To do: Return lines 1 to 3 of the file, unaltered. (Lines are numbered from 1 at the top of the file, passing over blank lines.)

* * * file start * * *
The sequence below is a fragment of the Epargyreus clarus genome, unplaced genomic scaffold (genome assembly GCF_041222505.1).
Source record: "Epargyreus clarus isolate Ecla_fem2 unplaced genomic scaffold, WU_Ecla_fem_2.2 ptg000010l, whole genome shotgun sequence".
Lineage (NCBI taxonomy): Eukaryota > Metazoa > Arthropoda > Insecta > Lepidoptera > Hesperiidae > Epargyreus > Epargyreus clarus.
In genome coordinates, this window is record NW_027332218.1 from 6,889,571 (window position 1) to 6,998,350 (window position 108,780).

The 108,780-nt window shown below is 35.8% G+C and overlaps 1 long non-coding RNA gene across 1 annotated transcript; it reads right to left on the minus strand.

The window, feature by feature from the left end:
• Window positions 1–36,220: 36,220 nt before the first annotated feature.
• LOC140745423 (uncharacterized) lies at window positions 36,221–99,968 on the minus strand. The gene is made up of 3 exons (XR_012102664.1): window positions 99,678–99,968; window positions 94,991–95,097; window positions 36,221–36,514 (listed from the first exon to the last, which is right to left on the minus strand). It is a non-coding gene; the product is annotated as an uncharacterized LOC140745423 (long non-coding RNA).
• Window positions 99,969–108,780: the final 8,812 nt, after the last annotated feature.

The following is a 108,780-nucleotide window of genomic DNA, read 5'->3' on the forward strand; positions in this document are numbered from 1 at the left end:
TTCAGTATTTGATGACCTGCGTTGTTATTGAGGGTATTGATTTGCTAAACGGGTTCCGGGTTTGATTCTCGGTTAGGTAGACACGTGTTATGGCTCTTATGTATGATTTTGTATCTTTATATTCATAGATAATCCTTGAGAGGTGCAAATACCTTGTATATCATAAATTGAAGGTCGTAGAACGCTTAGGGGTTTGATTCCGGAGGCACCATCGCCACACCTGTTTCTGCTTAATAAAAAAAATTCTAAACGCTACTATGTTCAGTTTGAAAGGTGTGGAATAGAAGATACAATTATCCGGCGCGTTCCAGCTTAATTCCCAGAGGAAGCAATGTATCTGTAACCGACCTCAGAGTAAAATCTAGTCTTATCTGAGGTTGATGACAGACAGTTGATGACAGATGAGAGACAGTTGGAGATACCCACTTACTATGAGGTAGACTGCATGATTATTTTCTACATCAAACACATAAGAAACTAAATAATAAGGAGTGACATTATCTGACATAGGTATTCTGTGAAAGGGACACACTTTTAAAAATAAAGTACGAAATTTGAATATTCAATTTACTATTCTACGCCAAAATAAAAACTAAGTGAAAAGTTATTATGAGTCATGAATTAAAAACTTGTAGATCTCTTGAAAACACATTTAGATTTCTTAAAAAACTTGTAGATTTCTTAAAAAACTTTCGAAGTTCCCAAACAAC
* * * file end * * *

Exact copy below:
The sequence below is a fragment of the Epargyreus clarus genome, unplaced genomic scaffold (genome assembly GCF_041222505.1).
Source record: "Epargyreus clarus isolate Ecla_fem2 unplaced genomic scaffold, WU_Ecla_fem_2.2 ptg000010l, whole genome shotgun sequence".
Lineage (NCBI taxonomy): Eukaryota > Metazoa > Arthropoda > Insecta > Lepidoptera > Hesperiidae > Epargyreus > Epargyreus clarus.